Tuesday, June 9, 2009

Let's Talk about Labels

We're reading "Shopaholic Takes Manhattan" on the subway for a nice pre-and-post-work diversion, and it's simply lovely... but we realized immediately that it is impossible for us to empathize with the heroine, given as she is to near-vapors at the sight of a designer label. Yes, we have a shopping problem, to an extent, but rarely does a single piece we buy top $30. Have we mentioned that we don't care for things that are expensive just because the designer has a certain image? We admit that frequently the higher-end labels have exquisite workmanship-- which is why we surely squeal a little at finding a huge bargain in a Calvin Klein skirt or Ralph Lauren dress (the savings off the original price tag is only part of the excitement)-- but we find it simply astounding that women pay hundreds, if not thousands of dollars for things just... because! Not couture, not hundreds of hours of beading, just that it's the "it" thing (waiting lists for handbags? o_O

To us, something being the "it" thing means that far too many people like it and we should steer clear. Tiffany jewelry and Coach bags don't say upscale to us, they say conformist. Maybe it's because we've never actually had money to throw around to that kind of extent, but we're simply aghast at times-- like last weekend when we stepped into a Macy's for the first time. You can talk all you want about the supposed sales, but this store terrified us. Arranged by designer?? What if we want to look at all of the dresses? Or all of the dresses that have been marked down? What a travesty. We ended up spotting and buying a top that we were looking for (black, slinky, tummy-control, $30) for a bachelorette party, but we got the hell out of there quickly after that. And the jewelry, mind you, was way overpriced, terribly generic and horribly gold-heavy (we forgot to mention in last week's "nevers" that we do NOT wear gold.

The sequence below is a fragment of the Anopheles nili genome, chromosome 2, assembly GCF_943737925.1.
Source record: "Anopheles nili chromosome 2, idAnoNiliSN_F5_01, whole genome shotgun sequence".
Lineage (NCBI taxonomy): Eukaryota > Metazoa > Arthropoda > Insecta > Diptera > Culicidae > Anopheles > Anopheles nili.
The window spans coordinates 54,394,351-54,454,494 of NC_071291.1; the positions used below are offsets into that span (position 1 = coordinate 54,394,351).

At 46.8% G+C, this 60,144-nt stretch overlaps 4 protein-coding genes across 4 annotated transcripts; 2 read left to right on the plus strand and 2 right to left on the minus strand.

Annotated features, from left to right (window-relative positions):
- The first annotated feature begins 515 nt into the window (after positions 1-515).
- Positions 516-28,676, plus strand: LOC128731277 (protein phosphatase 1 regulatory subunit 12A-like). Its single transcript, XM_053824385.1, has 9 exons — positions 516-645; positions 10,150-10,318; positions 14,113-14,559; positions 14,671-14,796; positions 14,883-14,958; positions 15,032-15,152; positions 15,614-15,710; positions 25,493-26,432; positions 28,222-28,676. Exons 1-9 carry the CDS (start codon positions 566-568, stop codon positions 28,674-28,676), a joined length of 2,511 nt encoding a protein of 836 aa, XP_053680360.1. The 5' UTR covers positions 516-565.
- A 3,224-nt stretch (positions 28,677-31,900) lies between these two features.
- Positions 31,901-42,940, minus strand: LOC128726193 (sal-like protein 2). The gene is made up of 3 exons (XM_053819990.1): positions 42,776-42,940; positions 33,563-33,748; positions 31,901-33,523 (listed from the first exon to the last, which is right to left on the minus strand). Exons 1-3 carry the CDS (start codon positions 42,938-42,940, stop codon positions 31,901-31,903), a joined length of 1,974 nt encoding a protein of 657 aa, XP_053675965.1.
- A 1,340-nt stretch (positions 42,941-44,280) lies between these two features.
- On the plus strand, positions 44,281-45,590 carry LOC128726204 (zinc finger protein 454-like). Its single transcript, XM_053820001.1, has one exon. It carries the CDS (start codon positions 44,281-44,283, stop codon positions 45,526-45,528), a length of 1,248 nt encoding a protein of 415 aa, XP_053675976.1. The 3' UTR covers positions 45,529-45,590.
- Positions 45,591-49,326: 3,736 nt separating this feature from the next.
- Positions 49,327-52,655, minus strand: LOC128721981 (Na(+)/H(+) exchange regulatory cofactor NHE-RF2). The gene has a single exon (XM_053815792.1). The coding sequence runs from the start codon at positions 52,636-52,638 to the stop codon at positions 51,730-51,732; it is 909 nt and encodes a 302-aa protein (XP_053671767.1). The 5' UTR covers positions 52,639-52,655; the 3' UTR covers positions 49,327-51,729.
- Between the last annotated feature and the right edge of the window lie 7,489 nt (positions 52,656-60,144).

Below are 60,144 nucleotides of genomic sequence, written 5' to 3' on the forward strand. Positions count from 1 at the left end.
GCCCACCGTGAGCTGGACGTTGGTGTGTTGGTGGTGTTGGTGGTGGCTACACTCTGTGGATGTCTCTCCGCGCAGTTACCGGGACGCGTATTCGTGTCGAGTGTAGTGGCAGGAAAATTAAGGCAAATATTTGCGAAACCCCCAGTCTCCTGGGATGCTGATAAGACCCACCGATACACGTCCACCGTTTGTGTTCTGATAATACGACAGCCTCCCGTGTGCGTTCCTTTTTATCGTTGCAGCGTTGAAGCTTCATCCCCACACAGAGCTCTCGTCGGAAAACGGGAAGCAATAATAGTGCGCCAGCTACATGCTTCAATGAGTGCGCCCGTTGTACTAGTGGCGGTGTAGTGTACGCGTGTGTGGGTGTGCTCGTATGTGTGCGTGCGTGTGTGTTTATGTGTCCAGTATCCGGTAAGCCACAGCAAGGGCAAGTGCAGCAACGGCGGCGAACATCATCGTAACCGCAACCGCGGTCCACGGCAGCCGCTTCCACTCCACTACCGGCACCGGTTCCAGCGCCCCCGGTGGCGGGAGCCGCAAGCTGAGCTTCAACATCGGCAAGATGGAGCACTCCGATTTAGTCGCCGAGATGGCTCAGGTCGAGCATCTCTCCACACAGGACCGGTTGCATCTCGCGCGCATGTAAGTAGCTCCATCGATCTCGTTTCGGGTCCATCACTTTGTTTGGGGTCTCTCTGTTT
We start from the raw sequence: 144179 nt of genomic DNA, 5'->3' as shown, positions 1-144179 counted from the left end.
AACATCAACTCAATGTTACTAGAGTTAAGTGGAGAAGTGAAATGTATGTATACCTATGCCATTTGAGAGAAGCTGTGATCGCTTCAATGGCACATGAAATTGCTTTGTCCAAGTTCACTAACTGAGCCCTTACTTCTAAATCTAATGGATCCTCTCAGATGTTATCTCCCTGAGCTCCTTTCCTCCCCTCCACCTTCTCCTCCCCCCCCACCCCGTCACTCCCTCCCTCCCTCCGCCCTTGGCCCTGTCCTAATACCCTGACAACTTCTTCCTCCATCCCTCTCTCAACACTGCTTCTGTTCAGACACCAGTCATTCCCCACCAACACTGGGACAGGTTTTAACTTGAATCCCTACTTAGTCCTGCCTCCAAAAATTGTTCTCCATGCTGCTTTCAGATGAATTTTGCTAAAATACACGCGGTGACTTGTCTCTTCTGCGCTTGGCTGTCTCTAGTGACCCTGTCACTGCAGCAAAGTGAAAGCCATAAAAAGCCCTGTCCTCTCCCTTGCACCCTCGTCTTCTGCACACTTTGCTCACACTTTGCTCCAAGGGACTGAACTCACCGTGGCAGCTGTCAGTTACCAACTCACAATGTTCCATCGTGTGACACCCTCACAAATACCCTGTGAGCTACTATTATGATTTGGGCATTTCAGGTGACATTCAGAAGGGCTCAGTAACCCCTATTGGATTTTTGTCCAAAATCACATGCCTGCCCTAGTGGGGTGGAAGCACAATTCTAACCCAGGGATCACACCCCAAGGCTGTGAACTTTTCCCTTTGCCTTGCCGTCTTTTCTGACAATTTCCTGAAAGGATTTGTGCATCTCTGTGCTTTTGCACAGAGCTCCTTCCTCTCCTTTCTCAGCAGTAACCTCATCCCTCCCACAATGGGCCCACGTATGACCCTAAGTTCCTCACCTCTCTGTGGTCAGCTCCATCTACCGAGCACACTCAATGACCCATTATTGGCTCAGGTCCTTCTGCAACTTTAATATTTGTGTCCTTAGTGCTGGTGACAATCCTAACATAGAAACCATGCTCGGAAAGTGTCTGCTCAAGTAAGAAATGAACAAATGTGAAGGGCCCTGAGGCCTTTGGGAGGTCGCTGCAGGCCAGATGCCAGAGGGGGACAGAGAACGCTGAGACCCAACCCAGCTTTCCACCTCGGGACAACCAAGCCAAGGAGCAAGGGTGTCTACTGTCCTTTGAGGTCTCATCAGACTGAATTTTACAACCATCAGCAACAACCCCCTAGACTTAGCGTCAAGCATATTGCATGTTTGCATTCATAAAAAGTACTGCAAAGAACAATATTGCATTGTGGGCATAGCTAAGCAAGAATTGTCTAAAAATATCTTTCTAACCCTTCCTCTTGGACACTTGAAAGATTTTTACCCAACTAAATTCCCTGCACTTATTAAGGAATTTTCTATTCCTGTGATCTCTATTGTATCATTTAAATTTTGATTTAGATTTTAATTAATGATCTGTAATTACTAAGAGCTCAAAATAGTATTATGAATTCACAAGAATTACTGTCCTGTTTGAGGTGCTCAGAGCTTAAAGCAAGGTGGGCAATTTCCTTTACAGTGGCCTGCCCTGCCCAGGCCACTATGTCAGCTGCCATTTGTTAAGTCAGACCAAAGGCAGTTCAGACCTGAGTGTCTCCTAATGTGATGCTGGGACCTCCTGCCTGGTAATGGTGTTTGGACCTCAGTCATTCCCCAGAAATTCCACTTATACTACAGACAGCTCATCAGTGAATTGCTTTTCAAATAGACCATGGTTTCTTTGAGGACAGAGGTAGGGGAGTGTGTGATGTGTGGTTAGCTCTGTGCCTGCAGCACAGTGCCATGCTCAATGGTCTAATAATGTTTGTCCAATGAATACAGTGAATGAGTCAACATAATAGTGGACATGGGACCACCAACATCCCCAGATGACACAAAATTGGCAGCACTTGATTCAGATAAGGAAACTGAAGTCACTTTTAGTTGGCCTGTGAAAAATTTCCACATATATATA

So anyway... we got to wondering what kind of a girl goes in for that sort of thing. We know a few who love select designers-- and that's all fine and well; if you find something you love, run with it! But do you have to grow up with money to appreciate rather than denigrate the clothes in Vogue, for example? We remember even as a child not thinking "wow I hope someday I can afford this" but "what is wrong with people?"

We're probably cynical, but other than a nice solid pair of shoes or coat or bag that you will use every day, we don't see spending more than $100 for any attire.

What do you think? Does a name brand guarantee quality? Are high-end designers worth the price to you? Does the brand impart something that we are missing? (Or perhaps just don't care about) Do you think it is bred through luxurious upbringing, or perhaps a spartan one, inspiring excessive longing? Give us your thoughts!

3 comments:

  1. I don't think I own a single thing that could be considered 'designer'. Partly, I can't afford it, partly, I'm intimidated by the stores, but mainly, I don't see the value in paying more for something that looks just the same to me.

    I admit, there would be something magical in opening a Tiffany's gift box, but I don't actually believe their products are any better than anywhere else.

    I'm even trying to get myself out of the middle-of-the-range stores (Ann Taylor, J Crew) and into Target and Old Navy... next stop, thrifting :)

    Thank you for stopping by my blog!

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  2. I've often read the suggestion to buy designer clothing when possible because of the quality. But no, I don't think it's necessarily better quality. The only thing that guarantees good quality is looking at something and deciding if it's good or not! That can happen at a thrift shop, or a store brand, as often as not.

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  3. i'm probably as anti-brandname as you can get. i despise it. and i always have. i, too, did not grow up with money, so the popular name brand stuff was not even an option.

    and having working in a clothing alterations shop, i've ripped apart, mended, taken in, let out clothes from every possible price level. and i can tell you that $300 pair of pants is not any better quality than the $10.99 pair of pants. we once had a customer bring in a pair of pants so mangled they were barely worth fixing. and we told him so. "But they're {insert brand name here}!" we offered to remove the brand label and sew it on another pair of pants for him. he was not amused.

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